Please use this identifier to cite or link to this item:
|Scopus||Web of Science®||Altmetric|
|Title:||Multivitamin, calcium and folic acid supplements and the risk of colorectal cancer in Lynch syndrome|
Ait Ouakrim, D.
Le Marchand, L.
|Citation:||International Journal of Epidemiology, 2016; 45(3):940-953|
|Publisher:||Oxford University Press|
|Rowena Chau, Seyedeh Ghazaleh Dashti, Driss Ait Ouakrim, Daniel D Buchanan, Mark Clendenning, Christophe Rosty, Ingrid M Winship, Joanne P Young, Graham G Giles, Finlay A Macrae, Alex Boussioutas, Susan Parry, Jane C Figueiredo, A Joan Levine, Dennis J Ahnen, Graham Casey, Robert W Haile, Steven Gallinger, Loïc C Le Marchand, Stephen N Thibodeau, Noralane M Lindor, Polly A Newcomb, John D Potter, John A Baron, John L Hopper, Mark A Jenkins, and Aung Ko Win|
|Abstract:||Background: People with a DNA mismatch repair (MMR) gene mutation have a substantially elevated risk of colorectal cancer (CRC) but the modifiers of this risk are not well established. We investigated the association between dietary supplement intake and CRC risk for carriers. Methods: This study included 1966 (56% female) carriers of an MMR gene mutation (719 MLH1, 931 MSH2, 211 MSH6 and 105 PMS2) who were recruited from the USA, Canada, Australia and New Zealand into the Colon Cancer Family Registry between 1997 and 2012. Information on lifestyle factors including supplement intake was collected at the time of recruitment. Using Cox proportional hazards regression weighted to correct for ascertainment bias, we estimated hazard ratios (HRs) and 95% confidence intervals (CIs) for associations between self-reported multivitamin, calcium and folic acid supplement intake and CRC risk. Results: Of 744 carriers with CRC, 18%, 6% and 5% reported intake of multivitamin, calcium and folic acid supplements for at least 1 month, respectively, compared with 27%, 11% and 10% of 1222 carriers without CRC. After adjusting for identified confounding variables, a decreased CRC risk was associated with multivitamin intake for at least 3 years (HR 0.47, 95% CI 0.32-0.69) and calcium intake for at least 3 years(HR 0.42, 95% CI 0.23-0.74), compared with never users. There was no evidence of an association between folic acid supplement intake and CRC risk (P = 0.82). Conclusion: Intake of multivitamin and calcium supplements might be associated with a decreased risk of CRC for MMR gene mutation carriers.|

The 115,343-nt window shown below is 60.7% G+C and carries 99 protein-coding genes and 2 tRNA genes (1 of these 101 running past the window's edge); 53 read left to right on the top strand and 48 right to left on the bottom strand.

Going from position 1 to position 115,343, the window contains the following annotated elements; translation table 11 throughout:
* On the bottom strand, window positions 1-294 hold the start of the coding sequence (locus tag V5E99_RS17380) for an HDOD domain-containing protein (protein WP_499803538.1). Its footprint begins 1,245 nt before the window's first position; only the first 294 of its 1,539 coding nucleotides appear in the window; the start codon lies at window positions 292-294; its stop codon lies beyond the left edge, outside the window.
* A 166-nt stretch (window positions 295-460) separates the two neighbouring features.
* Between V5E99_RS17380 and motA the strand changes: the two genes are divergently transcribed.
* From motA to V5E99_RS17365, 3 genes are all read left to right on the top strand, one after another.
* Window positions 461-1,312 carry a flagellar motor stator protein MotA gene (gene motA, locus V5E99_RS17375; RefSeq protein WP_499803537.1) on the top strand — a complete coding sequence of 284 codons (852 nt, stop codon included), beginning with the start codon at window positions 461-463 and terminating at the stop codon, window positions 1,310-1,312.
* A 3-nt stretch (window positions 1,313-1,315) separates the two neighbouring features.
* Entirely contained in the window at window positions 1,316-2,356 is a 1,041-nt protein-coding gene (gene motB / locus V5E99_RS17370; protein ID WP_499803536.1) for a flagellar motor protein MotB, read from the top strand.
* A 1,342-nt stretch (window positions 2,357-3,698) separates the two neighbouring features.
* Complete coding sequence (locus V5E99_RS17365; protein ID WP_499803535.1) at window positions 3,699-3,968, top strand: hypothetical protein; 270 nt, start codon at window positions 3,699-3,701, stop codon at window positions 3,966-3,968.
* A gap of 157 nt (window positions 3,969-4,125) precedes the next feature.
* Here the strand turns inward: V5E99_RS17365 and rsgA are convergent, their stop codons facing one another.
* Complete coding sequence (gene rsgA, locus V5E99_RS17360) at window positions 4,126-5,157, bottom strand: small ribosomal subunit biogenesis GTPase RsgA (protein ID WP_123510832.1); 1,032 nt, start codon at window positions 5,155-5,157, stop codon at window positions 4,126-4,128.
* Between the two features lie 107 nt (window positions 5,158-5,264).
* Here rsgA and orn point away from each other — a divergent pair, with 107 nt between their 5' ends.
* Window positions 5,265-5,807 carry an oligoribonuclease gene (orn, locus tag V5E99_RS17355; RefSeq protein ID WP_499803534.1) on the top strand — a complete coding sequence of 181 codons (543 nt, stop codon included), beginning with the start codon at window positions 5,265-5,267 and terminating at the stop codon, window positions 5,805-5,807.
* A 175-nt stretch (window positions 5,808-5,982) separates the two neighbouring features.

|Keywords:||Colorectal cancer; DNA mismatch repair; Lynch syndrome; multivitamin; calcium; folic acid|
|Rights:||© The Author 2016; all rights reserved. Published by Oxford University Press on behalf of the International Epidemiological Association|
|Appears in Collections:||Aurora harvest 8|
Files in This Item:
There are no files associated with this item.
Items in DSpace are protected by copyright, with all rights reserved, unless otherwise indicated.